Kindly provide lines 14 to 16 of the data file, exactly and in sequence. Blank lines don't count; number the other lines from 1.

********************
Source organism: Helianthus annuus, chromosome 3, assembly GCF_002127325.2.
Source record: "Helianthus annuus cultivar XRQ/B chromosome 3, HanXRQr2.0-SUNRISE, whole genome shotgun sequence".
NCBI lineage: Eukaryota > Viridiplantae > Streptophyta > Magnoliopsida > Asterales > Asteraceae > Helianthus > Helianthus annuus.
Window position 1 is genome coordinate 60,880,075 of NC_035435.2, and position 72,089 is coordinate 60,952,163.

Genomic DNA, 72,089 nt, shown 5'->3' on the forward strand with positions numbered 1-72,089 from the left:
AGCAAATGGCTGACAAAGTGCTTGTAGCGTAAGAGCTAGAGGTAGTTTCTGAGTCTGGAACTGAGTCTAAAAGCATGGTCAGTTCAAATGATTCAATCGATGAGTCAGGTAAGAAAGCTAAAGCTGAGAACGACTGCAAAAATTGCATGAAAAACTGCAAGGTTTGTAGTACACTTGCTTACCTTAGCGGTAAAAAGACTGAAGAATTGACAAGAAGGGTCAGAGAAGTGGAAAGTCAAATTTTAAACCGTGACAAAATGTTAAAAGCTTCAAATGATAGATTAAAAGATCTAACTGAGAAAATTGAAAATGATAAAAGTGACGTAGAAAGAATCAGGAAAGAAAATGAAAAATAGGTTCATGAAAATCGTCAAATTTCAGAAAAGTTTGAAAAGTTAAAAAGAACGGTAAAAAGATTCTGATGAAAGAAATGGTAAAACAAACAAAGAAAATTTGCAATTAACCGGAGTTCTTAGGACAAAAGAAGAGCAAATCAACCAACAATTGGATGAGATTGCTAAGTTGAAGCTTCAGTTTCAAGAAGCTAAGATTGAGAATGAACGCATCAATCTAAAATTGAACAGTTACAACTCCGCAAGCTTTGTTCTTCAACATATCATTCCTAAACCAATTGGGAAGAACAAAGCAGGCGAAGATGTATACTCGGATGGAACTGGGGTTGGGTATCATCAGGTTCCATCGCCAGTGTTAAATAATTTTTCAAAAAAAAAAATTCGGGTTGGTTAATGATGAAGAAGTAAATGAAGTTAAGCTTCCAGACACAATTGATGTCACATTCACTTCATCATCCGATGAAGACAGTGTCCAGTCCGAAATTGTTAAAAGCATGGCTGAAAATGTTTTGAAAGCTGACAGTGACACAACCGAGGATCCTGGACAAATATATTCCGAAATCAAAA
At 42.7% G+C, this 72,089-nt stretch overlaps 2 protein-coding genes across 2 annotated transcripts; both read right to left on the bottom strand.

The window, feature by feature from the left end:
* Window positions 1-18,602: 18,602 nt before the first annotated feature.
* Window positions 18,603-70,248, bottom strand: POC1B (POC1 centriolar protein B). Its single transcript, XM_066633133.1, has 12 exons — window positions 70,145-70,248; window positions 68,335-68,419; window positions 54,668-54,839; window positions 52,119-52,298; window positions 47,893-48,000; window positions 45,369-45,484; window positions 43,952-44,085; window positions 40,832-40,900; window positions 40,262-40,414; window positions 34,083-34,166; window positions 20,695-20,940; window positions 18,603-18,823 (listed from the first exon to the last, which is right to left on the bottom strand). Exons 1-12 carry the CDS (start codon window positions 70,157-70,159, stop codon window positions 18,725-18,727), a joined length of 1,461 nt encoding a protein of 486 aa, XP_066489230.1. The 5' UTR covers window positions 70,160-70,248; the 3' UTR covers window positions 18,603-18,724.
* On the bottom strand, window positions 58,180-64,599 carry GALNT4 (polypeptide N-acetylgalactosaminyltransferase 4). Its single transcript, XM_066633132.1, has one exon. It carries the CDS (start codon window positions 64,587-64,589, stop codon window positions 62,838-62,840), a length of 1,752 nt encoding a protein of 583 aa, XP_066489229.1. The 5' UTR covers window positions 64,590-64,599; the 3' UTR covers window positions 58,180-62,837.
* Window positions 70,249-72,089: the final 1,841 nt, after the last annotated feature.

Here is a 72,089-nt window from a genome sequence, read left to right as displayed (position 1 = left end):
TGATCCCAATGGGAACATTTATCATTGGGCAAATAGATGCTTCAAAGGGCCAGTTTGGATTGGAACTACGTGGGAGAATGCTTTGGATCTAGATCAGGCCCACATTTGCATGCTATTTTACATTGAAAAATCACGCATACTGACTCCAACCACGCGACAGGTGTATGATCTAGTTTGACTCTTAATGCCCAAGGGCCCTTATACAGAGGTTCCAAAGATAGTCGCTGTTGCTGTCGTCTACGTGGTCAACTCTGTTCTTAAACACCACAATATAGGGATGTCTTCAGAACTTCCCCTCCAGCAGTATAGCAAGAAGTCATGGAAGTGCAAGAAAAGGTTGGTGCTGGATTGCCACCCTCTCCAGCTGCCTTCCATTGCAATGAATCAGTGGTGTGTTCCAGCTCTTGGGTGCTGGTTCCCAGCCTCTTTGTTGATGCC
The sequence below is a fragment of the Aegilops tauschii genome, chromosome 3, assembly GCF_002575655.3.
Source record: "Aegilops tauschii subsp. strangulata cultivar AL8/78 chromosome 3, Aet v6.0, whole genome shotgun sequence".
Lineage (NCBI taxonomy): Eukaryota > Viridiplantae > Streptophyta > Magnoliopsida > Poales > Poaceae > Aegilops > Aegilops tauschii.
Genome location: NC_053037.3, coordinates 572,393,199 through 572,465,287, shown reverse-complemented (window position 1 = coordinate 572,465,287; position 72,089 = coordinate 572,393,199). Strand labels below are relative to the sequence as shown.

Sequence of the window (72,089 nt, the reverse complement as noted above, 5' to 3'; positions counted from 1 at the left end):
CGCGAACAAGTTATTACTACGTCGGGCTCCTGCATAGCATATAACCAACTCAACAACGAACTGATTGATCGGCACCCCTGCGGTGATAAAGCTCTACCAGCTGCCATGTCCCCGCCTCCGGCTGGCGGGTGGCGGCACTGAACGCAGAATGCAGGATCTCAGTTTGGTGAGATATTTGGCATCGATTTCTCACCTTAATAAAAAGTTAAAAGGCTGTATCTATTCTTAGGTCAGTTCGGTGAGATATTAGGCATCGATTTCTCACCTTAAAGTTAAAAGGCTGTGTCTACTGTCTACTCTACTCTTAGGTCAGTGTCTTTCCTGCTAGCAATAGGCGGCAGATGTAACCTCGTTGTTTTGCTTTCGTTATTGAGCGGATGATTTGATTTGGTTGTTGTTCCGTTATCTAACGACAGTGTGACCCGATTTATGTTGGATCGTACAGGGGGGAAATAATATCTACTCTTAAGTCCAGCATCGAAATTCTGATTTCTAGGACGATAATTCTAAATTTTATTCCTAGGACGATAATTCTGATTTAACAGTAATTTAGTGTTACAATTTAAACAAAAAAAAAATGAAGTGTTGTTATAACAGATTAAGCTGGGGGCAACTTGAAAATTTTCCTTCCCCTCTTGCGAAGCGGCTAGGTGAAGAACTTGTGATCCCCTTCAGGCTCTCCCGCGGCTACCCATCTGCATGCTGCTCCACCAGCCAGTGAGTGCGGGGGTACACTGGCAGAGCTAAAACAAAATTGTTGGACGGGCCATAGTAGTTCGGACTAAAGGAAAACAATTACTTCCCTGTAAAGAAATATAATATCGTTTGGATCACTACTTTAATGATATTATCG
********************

TGATCCCAATGGGAACATTTATCATTGGGCAAATAGATGCTTCAAAGGGCCAGTTTGGATTGGAACTACGTGGGAGAATGCTTTGGATCTAGATCAGGCCCACATTTGCATGCTATTTTACATTGAAAAATCACGCATACTGACTCCAACCACGCGACAGGTGTATGATCTAGTTTGACTCTTAATGCCCAAGGGCCCTTATACAGAGGTTCCAAAGATAGTCGCTGTTGCTGTCGTCTACGTGGTCAACTCTGTTCTTAAACACCACAATATAGGGATGTCTTCAGAACTTCCCCTCCAGCAGTATAGCAAGAAGTCATGGAAGTGCAAGAAAAGGTTGGTGCTGGATTGCCACCCTCTCCAGCTGCCTTCCATTGCAATGAATCAGTGGTGTGTTCCAGCTCTTGGGTGCTGGTTCCCAGCCTCTTTGTTGATGCC
The sequence below is a fragment of the Aegilops tauschii genome, chromosome 3, assembly GCF_002575655.3.
Source record: "Aegilops tauschii subsp. strangulata cultivar AL8/78 chromosome 3, Aet v6.0, whole genome shotgun sequence".